As many of my friends and family told me before I left the UK, I simply couldn’t go to Australia without learning how to surf! Having been pretty ashamed of visiting Hawaii’s iconic surfer’s paradise of the North Shore and not learning, I decided today was time, and I was about to learn from the experts.
Feeling like squeezing a little culture into our day, we bought tickets for a tour. Admittedly, this was a bit of a gamble – I’m not a huge fan of so-called ‘tourist traps’ – but I was curious to see the inside of the Opera House and didn’t fancy any of the shows on offer (or they’d sold out), so this was our best chance!
We were met by our tour leader, Curly – he was fab! Very knowledgeable, very friendly, and all in all a great tour guide. One of those people who manage to make some trivial details genuinely really interesting.
We first headed outside, and up the steps of the Opera House. As you can see, the views of the Harbour Bridge were pretty special!
That’s Admiralty House – funnily enough exactly where Kate, Wills, and baby George recently stayed on their April tour of Australia – and what a view they’d have had from their room.
Curly then took us inside the Opera House. This was one of the most famous rooms.
It has its renowned purple carpets graced by some very important people, and is a famous venue for high profile weddings and parties, having hosted the reception of Lleyton Hewitt and Becky Cartwright, and countless other couples.
The purple carpet has even been known to startle Pavarotti. Story has it that the hugely famous opera singer was too afraid to step onto the carpet because of his superstitious fear of the colour purple. But I love it – don’t you?
Much of the tour was explaining the architecture behind the Opera House, and the life of the architect himself, the great Dane Jørn Utzon. I was amazed at the little details he added – virtually everything was considered whilst it was being constructed, from the materials that would affect the acoustics, to the angle of the windows so as to avoid reflection whilst visitors looked out at the superb view.
Sadly I wasn’t allowed to take pictures inside the main concert halls, but they are pretty incredible. We set foot outside again, and explored the outside architecture – can you believe the tiles are “self-cleaning”? How does that even work!?
Although the building appears cream from afar, all the tiles are actually yellow and grey.
It really is such an impressive creation – and it’s so sad to think the genius behind it never got to see the finished product. Sadly, Utzon was too ill to ever travel from Denmark to Australia in his dying days to see it in the flesh.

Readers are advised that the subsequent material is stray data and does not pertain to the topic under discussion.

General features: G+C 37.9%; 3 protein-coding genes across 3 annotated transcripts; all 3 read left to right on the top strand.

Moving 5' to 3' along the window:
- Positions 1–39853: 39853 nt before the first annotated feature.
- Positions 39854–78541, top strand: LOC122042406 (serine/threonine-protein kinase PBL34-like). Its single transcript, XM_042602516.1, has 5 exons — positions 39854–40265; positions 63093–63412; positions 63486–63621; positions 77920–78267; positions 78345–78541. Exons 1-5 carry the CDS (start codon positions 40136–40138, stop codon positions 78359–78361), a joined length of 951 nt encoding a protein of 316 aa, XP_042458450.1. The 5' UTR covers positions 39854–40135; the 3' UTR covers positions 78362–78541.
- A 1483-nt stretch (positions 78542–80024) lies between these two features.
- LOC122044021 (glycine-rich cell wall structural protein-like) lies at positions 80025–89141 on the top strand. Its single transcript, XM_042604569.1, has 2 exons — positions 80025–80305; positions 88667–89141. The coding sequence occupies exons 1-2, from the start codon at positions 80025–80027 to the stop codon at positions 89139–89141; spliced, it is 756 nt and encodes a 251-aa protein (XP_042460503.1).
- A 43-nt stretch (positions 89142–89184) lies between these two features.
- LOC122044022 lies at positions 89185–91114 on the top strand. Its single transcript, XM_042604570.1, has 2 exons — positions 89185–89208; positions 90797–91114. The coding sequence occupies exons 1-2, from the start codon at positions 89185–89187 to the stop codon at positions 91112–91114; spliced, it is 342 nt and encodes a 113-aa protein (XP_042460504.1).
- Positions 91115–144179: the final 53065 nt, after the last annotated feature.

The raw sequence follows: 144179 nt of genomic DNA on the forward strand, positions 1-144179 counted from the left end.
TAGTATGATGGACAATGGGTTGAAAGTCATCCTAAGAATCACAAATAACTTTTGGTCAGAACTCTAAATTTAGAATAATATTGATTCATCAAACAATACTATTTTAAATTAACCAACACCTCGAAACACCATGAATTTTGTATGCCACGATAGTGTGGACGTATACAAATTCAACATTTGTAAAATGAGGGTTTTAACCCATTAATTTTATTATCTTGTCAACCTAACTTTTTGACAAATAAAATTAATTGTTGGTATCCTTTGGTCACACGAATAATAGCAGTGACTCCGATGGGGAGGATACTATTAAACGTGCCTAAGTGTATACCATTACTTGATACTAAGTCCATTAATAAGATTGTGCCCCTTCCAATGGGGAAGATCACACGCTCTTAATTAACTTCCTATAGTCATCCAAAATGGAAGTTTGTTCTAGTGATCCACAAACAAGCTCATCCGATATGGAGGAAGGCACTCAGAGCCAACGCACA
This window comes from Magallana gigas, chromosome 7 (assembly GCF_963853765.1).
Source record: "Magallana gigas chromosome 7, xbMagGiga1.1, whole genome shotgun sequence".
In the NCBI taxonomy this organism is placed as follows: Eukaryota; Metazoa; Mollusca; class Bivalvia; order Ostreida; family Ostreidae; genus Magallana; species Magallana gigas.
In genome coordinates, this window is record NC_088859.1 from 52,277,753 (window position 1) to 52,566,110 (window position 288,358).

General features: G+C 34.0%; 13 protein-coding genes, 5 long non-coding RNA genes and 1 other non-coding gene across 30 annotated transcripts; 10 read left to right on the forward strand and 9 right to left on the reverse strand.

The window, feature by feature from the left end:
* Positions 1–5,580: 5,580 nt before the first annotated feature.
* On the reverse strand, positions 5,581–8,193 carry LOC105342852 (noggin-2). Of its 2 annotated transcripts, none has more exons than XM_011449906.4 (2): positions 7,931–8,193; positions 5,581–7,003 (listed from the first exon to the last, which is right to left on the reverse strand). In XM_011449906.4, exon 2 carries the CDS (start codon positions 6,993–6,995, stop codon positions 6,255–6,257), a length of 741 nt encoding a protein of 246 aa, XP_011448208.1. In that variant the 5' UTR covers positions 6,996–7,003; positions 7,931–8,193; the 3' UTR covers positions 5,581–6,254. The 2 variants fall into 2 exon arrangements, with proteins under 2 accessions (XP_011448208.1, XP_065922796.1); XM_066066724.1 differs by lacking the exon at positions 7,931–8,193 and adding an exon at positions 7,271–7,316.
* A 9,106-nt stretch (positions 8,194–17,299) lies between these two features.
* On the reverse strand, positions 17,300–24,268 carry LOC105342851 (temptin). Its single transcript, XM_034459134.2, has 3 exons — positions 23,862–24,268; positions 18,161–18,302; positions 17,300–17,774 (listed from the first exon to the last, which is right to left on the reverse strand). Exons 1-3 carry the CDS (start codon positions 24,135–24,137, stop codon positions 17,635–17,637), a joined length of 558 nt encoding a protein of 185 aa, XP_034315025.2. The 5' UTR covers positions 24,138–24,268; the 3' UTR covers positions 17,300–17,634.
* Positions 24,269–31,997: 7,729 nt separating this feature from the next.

The tour beat all my expectations, and it’s definitely something I’d recommend to visitors to Sydney! You can buy your tickets here.
Next stop – back to Manly! We whizzed round to Circular Quay to catch the ferry once again, having picked Manly Surf School for our very first surf lesson.
A far cry from the nearest surf beach to my home, Fistral Beach in Newquay, we thought the good surf and beautiful Manly Beach would be a great place to learn.
We got changed into our rather dashing wetsuits (which were cold and wet – yuk!) and each grabbed a board.
I can’t tell you how heavy the surfboard was! We were in a group with a few others, who happened to be more experienced than us.
Our surf teacher told us the basics about surfing – spots to avoid, how to paddle, how to stand up, and so on. He was a typically laid-back Aussie, and good in that he appreciated we wanted to spend as much time out in the surf catching waves as possible.
Having received pep talks and briefings, it was time to head out on the waves. Surfing was a lot harder than I bargained for, but such a good work out. Think constantly paddling against tides, lugging a heavy board around, and then heaving your whole body up to try and stand on the board.
I well and truly got the hang of it by the end (typical Mum for not getting any pics of me actually surfing!) and it was so much fun. Some of my friends had said it’s difficult to stand up on the board, so I went with low expectations but surprised myself. I can’t wait to get back on a board, and really feel I know the basics of surfing. It could also mean a smaller board next time.
One down side of the lesson was the time our teacher has to split between the group – if you’d like a little more attention on your lesson, I would recommend private tuition, either on your own or with a small group of friends. Our teacher did, however, get everyone standing up by the end of the 2-hour lesson! Definitely give it a go if it’s your kind of thing – you might even surprise yourself.
We headed back onto the ferry feeling exhausted and soggy, but were greeted by another fantastic sunset – Sydney, you spoil us every time.
After an exhausting yet awesome day, it was time to head back for a relax before another great day ahead.
Have you been surfing in Sydney? Let me know if you’ve tried any surf spots that you’d recommend!